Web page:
Power to the People is a column by Donald M. Kreis, New Hampshire’s Consumer Advocate. Kreis and his staff of four represent the interests of residential utility customers before the NH Public Utilities Commission and elsewhere.
By Donald M. Kreis, Power to the People
Governor Sununu is right: Enough is enough.
In fact, as the state’s ratepayer advocate I find it downright refreshing that our state’s chief executive is willing to state forthrightly that it is time to stop infinitely funding public policy initiatives, even virtuous ones, via the electric bills paid by Granite Staters.
As Governor Sununu pointed out in the message accompanying his veto of House Bill 142, which would have provided more ratepayer subsidies to the Burgess Biopower plant in Berlin, Eversource customers have already been on the hook for more than $200 million since 2014 in order to keep the wood-burning electricity generator operating. “The Power Purchase Agreement with Burgess Biopower is a great example of what can go wrong when the good intentions of a sympathetic government get exploited and abused by opportunists in the private sector,” declared the Governor.
That’s an important point. The veto is not a condemnation of the bipartisan coalition that has, for more than a decade, supported efforts to keep Berlin and its surrounding communities viable by repurposing what was once the paper mill in the middle of the major city in the economically challenged North Country.
Rather, the veto is an explicit rebuke of the management and ownership team at Burgess Biopower which, the Governor noted, “has made bad promise after bad promise to our elected officials.”
Since the Governor called out the management and ownership team, it’s worth exposing that group to a bit of sunshine. Berlin Biopower is operated by Delta Power Services of Houston, a subsidiary of Babcock & Wilson Power Generation Group. Babcock & Wilson is the giant Texas-based builder of power plants that constructed Burgess Biopower.
The plant’s three owners – each of which has a one-third interest in the facility – are 3Cubed LLC, Gestamp Biomass, and Cate Street Capital or some successor to it. The first is a subsidiary of CSE Spain SAL, the second is owned by Acek Desarrolo Y Gestion Industrial SL (also of Spain), and the third – well, let’s zero in a bit on that one.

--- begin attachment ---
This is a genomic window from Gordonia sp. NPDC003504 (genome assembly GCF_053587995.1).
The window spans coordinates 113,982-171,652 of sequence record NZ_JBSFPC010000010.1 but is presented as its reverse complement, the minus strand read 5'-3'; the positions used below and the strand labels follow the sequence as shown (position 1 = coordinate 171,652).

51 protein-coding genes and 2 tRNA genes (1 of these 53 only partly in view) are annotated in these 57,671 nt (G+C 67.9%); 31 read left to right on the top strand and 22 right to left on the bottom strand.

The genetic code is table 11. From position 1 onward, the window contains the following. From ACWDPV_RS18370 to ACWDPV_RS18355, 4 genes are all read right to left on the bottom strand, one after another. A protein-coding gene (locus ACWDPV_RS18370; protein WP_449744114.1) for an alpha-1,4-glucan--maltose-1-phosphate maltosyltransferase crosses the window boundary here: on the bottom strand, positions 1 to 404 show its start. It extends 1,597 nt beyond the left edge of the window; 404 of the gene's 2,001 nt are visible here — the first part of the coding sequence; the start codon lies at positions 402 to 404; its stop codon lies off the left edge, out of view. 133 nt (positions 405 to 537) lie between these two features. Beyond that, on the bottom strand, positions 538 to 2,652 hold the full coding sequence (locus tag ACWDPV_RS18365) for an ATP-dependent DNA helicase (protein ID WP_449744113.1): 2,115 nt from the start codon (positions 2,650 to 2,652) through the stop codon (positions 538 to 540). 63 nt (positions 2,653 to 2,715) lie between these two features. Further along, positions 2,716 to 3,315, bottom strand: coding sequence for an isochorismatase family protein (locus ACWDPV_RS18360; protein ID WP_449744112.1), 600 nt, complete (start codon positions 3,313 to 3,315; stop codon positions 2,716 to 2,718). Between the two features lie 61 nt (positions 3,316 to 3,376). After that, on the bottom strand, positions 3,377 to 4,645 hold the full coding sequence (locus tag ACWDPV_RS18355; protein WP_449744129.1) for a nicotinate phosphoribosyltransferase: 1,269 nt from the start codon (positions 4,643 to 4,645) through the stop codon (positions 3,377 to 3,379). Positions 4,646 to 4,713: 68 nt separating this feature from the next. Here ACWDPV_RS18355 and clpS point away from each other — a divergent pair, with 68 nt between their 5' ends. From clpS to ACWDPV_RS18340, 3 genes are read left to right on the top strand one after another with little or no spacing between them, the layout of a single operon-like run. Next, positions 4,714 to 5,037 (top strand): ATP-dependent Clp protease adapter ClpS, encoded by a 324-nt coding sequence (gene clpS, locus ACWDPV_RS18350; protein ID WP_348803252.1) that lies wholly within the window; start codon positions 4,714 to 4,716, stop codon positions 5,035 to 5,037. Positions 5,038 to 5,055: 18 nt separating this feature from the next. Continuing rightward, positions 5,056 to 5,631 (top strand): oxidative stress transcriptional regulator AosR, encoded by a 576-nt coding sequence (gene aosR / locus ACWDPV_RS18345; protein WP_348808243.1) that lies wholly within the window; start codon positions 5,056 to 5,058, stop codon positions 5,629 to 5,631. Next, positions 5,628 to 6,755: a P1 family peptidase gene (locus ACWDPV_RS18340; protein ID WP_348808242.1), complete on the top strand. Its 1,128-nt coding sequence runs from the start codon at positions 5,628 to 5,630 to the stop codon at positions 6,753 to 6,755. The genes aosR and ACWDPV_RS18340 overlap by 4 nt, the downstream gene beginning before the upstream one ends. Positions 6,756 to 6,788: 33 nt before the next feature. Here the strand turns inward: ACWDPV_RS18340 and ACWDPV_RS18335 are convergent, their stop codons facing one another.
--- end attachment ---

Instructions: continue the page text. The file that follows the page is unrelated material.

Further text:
The third owner is – or was — Cate Street Capital, the Portsmouth based private equity firm that originally developed what was then known as Berlin Station, along with another private equity firm called Starwood Energy Group Global, LLC. Starwood, now known as Lotus Infra, seems to have extricated itself.
An interesting factoid about Cate Street Capital is that it filed for bankruptcy protection in 2020. What drove Cate Street Capital into bankruptcy was its purchase, for $1, of the former Great Northern Paper mill in East Millinocket, Maine.
According to a 2017 investigation by the Portland Press Herald, the mill in East Millinocket closed forever, just a year after Cate Street bought it and got Maine to commit $16 million in taxpayer money to the project. The newspaper’s conclusion, in a nutshell: “Maine taxpayers [were] on the hook to pay Great Northern’s investors $16 million through 2019 for investing $8.2 million in a mill that shuttered in 2014. And the people of East Millinocket have nothing to show for it.”
The Press Herald described a complicated scheme involving a series of one-day loans among affiliated companies. There is no evidence anything like that has happened here in New Hampshire, but at a higher level the story is the same: Private equity investors charging into communities challenged by the implosion of northern New England’s paper industry, persuading state officials to commit taxpayer funds and/or ratepayer funds to projects touted as economic rescue plans. Then the plans fail.